Happy birthday to me. Happy birthday to me. Happy birthday to me. Happy birthday to me…
It sounds odd doesn’t it, celebrating your birthday on your own? Don’t believe it for a second. Flying solo for a knock-out lunch is one of life’s great pleasures. Nothing may rival the fun and conviviality of a family meal, with its raucous and reflective flow, or the badinage that accompanies a meal with a well-chosen friend.
But eating alone remains a guiltless secret. A fair percentage of lone diners may be social misfits, but wouldn’t life be dull without misfits? (Excluding the serial killers, of course.)
I have learned, via the wife of an old friend and former colleague, that the solitary pursuit of dining is an important part of life, or of my life at least. I worked alongside Alex Hitchen at the now defunct Chatham News in Kent in the (very) early 1990s when local journalism still flourished. The professional skills of the humble hack – and old-fashioned virtues, such as verifying facts – were still valued in the quaint era before spamming, blogging and “citizen journalism.”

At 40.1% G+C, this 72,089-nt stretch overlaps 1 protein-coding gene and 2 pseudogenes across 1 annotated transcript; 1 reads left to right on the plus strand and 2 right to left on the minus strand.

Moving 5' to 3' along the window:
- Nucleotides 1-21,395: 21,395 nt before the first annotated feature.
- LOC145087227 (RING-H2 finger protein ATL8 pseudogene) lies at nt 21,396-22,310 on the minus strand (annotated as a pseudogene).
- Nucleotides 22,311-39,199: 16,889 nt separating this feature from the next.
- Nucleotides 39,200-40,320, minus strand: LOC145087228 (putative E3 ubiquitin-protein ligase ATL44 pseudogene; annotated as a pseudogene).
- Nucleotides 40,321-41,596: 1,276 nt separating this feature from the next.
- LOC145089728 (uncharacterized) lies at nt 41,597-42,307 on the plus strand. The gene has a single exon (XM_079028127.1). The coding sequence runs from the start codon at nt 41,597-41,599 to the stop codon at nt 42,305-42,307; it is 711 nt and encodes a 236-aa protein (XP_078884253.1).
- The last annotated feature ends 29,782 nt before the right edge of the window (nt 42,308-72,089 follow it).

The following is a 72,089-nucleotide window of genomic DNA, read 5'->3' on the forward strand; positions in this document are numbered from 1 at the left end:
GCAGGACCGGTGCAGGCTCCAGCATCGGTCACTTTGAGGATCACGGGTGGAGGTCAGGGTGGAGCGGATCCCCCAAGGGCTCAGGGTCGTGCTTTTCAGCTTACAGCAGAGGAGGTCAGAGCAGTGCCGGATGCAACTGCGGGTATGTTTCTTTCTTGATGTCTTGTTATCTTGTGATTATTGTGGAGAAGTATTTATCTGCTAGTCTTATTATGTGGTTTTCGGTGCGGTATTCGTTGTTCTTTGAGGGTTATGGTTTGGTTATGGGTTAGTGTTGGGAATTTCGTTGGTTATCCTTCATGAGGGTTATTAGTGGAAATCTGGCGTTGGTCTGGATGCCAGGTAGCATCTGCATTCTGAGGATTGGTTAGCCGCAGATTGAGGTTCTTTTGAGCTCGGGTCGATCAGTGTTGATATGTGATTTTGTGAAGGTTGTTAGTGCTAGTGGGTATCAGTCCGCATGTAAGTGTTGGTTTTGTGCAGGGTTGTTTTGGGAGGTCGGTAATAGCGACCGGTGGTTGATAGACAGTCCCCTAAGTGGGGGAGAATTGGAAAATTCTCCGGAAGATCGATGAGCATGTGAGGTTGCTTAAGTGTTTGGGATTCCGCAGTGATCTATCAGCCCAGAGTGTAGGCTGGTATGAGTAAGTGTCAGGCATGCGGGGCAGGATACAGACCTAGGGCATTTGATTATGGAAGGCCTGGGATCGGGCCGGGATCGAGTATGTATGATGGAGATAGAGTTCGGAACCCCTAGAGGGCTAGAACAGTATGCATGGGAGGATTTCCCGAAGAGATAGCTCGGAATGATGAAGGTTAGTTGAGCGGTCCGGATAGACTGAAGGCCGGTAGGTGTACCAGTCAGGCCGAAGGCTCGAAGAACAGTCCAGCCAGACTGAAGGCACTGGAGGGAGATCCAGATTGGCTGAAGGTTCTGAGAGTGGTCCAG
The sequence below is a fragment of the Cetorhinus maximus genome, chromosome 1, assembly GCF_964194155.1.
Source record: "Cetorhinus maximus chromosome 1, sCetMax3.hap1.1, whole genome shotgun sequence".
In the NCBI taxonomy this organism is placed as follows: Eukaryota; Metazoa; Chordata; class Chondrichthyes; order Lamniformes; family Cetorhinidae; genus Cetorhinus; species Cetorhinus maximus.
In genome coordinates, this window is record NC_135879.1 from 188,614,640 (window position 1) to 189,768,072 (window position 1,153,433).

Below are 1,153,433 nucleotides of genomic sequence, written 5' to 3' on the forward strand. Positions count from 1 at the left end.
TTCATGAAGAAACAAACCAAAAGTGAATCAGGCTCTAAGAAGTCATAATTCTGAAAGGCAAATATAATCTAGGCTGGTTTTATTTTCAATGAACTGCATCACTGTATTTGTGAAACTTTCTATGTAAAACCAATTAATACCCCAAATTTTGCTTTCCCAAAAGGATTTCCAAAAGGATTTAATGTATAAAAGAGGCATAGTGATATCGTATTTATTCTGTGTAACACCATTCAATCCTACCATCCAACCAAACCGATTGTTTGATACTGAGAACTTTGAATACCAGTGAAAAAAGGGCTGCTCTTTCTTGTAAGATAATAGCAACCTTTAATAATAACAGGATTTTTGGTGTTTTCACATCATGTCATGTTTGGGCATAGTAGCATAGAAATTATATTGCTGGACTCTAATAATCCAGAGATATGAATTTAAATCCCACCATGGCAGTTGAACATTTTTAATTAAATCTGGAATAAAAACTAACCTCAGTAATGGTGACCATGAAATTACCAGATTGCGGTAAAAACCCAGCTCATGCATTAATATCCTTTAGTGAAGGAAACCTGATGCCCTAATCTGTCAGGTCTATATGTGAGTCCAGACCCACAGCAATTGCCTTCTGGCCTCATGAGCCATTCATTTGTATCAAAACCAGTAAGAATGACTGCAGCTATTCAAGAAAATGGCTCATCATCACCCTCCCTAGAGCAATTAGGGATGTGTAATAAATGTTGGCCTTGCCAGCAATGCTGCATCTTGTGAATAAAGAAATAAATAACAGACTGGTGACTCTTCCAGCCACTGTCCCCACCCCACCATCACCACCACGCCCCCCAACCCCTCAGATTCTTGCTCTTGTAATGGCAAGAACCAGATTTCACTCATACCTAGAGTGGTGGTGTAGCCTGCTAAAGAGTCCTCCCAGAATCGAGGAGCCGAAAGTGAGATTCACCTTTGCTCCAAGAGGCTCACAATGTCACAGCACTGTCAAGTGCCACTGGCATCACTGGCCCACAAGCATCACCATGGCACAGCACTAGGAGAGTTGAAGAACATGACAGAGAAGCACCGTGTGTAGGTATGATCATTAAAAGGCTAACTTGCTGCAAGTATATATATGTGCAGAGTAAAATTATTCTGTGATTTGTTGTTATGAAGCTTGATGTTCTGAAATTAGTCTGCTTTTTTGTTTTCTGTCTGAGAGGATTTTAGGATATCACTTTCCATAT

Alex, now earning a crust in New York, is married to Sabina Ptacin Hitchen, a “small biz evangelist” and co-founder of @TinShingle. I just watched a TV clip of Sabina explaining how to be “less busy and take control of your schedule.” Apparently, we all need to invest in “self-care.” I’ll drink to that.